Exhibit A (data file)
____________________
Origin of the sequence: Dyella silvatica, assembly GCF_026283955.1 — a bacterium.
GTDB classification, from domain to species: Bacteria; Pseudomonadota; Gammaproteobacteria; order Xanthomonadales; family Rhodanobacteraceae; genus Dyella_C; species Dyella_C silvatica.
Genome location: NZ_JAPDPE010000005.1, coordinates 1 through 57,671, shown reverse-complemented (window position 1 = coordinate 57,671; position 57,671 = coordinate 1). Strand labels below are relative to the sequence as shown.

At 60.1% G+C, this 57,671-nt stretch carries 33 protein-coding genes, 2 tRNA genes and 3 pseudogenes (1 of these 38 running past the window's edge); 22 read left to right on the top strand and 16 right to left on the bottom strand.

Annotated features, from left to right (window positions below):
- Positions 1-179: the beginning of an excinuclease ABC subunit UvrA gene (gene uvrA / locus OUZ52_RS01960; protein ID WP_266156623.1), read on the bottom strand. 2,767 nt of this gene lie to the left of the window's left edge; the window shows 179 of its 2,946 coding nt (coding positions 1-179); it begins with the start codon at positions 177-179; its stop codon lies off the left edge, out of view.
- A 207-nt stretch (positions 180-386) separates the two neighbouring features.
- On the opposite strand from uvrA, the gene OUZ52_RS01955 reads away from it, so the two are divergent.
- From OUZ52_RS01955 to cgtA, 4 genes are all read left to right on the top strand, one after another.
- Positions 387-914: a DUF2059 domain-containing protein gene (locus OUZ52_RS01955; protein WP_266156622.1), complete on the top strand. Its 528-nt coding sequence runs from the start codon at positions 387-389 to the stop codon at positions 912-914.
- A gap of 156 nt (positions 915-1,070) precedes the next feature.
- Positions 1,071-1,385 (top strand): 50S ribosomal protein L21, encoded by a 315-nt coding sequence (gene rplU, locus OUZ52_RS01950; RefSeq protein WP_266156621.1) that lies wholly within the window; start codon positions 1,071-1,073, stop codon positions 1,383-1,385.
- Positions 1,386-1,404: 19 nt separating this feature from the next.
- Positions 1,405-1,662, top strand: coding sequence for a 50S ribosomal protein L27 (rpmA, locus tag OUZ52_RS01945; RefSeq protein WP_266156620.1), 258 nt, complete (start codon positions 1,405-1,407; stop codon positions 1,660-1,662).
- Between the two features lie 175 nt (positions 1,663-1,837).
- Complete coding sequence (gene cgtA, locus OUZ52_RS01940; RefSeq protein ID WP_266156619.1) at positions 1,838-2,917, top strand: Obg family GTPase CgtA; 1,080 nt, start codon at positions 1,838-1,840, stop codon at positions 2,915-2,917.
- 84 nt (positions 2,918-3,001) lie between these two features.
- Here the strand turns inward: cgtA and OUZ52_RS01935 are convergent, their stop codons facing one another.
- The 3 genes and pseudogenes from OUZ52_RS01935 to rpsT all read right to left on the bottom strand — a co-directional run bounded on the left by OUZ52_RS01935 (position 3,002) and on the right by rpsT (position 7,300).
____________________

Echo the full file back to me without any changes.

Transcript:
Origin of the sequence: Dyella silvatica, assembly GCF_026283955.1 — a bacterium.
GTDB classification, from domain to species: Bacteria; Pseudomonadota; Gammaproteobacteria; order Xanthomonadales; family Rhodanobacteraceae; genus Dyella_C; species Dyella_C silvatica.
Genome location: NZ_JAPDPE010000005.1, coordinates 1 through 57,671, shown reverse-complemented (window position 1 = coordinate 57,671; position 57,671 = coordinate 1). Strand labels below are relative to the sequence as shown.

At 60.1% G+C, this 57,671-nt stretch carries 33 protein-coding genes, 2 tRNA genes and 3 pseudogenes (1 of these 38 running past the window's edge); 22 read left to right on the top strand and 16 right to left on the bottom strand.

Annotated features, from left to right (window positions below):
- Positions 1-179: the beginning of an excinuclease ABC subunit UvrA gene (gene uvrA / locus OUZ52_RS01960; protein ID WP_266156623.1), read on the bottom strand. 2,767 nt of this gene lie to the left of the window's left edge; the window shows 179 of its 2,946 coding nt (coding positions 1-179); it begins with the start codon at positions 177-179; its stop codon lies off the left edge, out of view.
- A 207-nt stretch (positions 180-386) separates the two neighbouring features.
- On the opposite strand from uvrA, the gene OUZ52_RS01955 reads away from it, so the two are divergent.
- From OUZ52_RS01955 to cgtA, 4 genes are all read left to right on the top strand, one after another.
- Positions 387-914: a DUF2059 domain-containing protein gene (locus OUZ52_RS01955; protein WP_266156622.1), complete on the top strand. Its 528-nt coding sequence runs from the start codon at positions 387-389 to the stop codon at positions 912-914.
- A gap of 156 nt (positions 915-1,070) precedes the next feature.
- Positions 1,071-1,385 (top strand): 50S ribosomal protein L21, encoded by a 315-nt coding sequence (gene rplU, locus OUZ52_RS01950; RefSeq protein WP_266156621.1) that lies wholly within the window; start codon positions 1,071-1,073, stop codon positions 1,383-1,385.
- Positions 1,386-1,404: 19 nt separating this feature from the next.
- Positions 1,405-1,662, top strand: coding sequence for a 50S ribosomal protein L27 (rpmA, locus tag OUZ52_RS01945; RefSeq protein WP_266156620.1), 258 nt, complete (start codon positions 1,405-1,407; stop codon positions 1,660-1,662).
- Between the two features lie 175 nt (positions 1,663-1,837).
- Complete coding sequence (gene cgtA, locus OUZ52_RS01940; RefSeq protein ID WP_266156619.1) at positions 1,838-2,917, top strand: Obg family GTPase CgtA; 1,080 nt, start codon at positions 1,838-1,840, stop codon at positions 2,915-2,917.
- 84 nt (positions 2,918-3,001) lie between these two features.
- Here the strand turns inward: cgtA and OUZ52_RS01935 are convergent, their stop codons facing one another.
- The 3 genes and pseudogenes from OUZ52_RS01935 to rpsT all read right to left on the bottom strand — a co-directional run bounded on the left by OUZ52_RS01935 (position 3,002) and on the right by rpsT (position 7,300).